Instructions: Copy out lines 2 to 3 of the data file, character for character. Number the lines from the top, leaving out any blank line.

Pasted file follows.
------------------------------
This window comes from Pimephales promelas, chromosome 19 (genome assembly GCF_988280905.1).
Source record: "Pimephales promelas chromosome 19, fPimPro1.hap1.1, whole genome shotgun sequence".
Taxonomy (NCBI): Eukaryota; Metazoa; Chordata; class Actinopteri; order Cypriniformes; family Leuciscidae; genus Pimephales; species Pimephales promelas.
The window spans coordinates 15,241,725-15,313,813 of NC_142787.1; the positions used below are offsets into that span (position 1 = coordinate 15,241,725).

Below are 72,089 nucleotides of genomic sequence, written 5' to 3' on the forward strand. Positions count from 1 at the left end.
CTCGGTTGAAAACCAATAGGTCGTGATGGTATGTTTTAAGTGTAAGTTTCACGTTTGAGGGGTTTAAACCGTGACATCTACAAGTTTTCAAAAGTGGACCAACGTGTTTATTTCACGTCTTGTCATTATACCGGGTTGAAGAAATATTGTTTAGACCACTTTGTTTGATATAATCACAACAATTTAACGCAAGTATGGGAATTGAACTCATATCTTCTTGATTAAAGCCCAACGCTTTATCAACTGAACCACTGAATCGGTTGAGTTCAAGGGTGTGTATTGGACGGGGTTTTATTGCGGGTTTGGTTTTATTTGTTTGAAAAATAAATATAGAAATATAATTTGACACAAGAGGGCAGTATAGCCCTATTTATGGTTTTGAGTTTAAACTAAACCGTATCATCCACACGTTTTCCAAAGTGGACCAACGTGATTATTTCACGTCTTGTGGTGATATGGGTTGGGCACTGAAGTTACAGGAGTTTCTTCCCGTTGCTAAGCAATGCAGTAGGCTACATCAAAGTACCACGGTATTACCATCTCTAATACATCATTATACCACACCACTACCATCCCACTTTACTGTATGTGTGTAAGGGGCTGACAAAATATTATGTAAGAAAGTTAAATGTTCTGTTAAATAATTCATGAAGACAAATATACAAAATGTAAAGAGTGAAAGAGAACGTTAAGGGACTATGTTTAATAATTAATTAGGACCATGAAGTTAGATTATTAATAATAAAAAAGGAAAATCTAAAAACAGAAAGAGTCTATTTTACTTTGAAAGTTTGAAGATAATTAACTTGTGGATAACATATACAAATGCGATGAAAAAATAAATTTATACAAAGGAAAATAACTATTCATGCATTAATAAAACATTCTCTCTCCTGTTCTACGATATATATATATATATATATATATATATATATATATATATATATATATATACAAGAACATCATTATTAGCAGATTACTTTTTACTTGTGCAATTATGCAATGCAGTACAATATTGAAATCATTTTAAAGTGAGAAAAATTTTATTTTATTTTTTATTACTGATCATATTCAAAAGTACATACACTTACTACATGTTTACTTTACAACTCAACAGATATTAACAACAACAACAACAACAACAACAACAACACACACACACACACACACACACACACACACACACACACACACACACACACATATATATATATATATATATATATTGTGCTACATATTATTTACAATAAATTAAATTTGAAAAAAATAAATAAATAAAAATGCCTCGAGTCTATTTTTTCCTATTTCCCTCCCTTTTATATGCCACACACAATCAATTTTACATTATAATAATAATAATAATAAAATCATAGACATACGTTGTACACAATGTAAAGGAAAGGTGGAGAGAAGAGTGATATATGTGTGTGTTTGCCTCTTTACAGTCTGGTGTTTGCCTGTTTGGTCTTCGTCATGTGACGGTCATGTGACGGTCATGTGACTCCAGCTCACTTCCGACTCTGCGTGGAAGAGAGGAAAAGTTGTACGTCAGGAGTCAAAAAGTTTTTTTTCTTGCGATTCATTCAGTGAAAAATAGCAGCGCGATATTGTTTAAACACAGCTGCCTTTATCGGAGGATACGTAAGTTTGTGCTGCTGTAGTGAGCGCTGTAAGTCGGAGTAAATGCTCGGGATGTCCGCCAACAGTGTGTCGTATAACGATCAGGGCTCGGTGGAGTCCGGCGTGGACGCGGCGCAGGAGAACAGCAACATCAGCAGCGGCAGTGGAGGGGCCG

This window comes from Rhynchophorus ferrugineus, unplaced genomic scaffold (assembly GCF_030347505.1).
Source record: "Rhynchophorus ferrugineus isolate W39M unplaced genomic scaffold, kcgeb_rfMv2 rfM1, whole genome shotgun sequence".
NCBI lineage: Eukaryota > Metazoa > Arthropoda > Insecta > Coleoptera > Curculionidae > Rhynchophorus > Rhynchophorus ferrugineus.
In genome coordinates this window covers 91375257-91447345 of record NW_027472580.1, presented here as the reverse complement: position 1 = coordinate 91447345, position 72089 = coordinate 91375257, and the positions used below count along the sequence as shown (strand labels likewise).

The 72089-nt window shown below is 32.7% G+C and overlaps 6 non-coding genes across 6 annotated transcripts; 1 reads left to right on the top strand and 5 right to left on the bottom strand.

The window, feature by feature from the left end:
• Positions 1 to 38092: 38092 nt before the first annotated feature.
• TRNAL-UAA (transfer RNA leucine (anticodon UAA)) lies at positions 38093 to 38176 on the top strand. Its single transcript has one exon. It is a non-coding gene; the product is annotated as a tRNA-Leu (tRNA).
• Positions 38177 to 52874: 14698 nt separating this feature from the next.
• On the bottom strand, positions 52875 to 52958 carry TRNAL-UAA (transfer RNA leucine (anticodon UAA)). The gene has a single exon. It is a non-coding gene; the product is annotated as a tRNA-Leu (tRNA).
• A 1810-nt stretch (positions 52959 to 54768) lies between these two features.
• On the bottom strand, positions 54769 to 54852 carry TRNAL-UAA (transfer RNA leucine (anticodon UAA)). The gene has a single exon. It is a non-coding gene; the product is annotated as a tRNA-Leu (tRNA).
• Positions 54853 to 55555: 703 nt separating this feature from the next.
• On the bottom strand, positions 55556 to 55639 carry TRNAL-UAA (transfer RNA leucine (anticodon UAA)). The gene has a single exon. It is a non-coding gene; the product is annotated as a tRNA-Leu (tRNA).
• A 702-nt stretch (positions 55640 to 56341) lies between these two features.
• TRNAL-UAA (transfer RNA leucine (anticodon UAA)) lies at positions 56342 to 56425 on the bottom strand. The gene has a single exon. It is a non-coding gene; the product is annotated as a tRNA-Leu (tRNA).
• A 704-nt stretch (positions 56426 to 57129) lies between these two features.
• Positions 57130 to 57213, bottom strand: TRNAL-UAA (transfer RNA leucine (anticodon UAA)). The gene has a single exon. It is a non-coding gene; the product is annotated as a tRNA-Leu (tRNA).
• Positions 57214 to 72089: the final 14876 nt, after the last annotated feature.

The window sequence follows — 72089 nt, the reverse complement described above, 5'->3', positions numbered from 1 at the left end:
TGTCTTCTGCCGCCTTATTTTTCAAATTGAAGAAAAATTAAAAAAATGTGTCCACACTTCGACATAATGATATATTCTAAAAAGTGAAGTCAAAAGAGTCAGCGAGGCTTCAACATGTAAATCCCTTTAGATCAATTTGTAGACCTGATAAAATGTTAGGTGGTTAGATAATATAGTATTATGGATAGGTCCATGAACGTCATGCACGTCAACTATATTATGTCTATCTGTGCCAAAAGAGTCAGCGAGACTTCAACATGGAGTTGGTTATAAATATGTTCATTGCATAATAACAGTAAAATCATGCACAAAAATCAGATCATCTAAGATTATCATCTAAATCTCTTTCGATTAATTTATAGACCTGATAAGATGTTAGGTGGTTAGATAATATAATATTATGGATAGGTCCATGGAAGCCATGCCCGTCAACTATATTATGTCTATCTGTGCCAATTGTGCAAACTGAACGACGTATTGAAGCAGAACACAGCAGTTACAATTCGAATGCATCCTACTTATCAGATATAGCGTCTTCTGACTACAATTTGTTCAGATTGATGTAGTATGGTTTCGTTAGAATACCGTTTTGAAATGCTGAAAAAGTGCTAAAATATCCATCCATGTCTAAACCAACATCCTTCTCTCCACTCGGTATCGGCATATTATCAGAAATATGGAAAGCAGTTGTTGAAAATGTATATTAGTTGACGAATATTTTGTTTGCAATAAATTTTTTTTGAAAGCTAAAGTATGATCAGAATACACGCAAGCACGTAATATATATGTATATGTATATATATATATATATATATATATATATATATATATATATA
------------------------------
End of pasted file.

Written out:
Source record: "Pimephales promelas chromosome 19, fPimPro1.hap1.1, whole genome shotgun sequence".
Taxonomy (NCBI): Eukaryota; Metazoa; Chordata; class Actinopteri; order Cypriniformes; family Leuciscidae; genus Pimephales; species Pimephales promelas.